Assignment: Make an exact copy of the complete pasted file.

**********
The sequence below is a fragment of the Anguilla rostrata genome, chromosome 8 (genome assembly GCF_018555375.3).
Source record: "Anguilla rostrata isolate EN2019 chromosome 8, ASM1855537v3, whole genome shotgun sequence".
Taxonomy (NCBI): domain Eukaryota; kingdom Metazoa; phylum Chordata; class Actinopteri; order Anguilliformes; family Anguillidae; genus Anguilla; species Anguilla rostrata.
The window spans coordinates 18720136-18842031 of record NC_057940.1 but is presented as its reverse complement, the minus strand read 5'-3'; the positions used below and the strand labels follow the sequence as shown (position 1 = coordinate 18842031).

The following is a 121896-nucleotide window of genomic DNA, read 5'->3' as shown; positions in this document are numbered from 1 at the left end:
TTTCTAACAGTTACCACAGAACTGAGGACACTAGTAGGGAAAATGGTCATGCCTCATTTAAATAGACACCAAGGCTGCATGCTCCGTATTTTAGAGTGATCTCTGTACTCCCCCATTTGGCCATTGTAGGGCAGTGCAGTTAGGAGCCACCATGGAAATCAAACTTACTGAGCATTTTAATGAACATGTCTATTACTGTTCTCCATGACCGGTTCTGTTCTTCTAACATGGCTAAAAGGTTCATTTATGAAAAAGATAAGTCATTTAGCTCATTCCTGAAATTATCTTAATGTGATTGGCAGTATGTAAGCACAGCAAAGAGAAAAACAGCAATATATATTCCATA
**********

The sequence below is a fragment of the Anguilla rostrata genome, chromosome 8 (genome assembly GCF_018555375.3).
Source record: "Anguilla rostrata isolate EN2019 chromosome 8, ASM1855537v3, whole genome shotgun sequence".
Taxonomy (NCBI): domain Eukaryota; kingdom Metazoa; phylum Chordata; class Actinopteri; order Anguilliformes; family Anguillidae; genus Anguilla; species Anguilla rostrata.
The window spans coordinates 18720136-18842031 of record NC_057940.1 but is presented as its reverse complement, the minus strand read 5'-3'; the positions used below and the strand labels follow the sequence as shown (position 1 = coordinate 18842031).

The following is a 121896-nucleotide window of genomic DNA, read 5'->3' as shown; positions in this document are numbered from 1 at the left end:
TTTCTAACAGTTACCACAGAACTGAGGACACTAGTAGGGAAAATGGTCATGCCTCATTTAAATAGACACCAAGGCTGCATGCTCCGTATTTTAGAGTGATCTCTGTACTCCCCCATTTGGCCATTGTAGGGCAGTGCAGTTAGGAGCCACCATGGAAATCAAACTTACTGAGCATTTTAATGAACATGTCTATTACTGTTCTCCATGACCGGTTCTGTTCTTCTAACATGGCTAAAAGGTTCATTTATGAAAAAGATAAGTCATTTAGCTCATTCCTGAAATTATCTTAATGTGATTGGCAGTATGTAAGCACAGCAAAGAGAAAAACAGCAATATATATTCCATA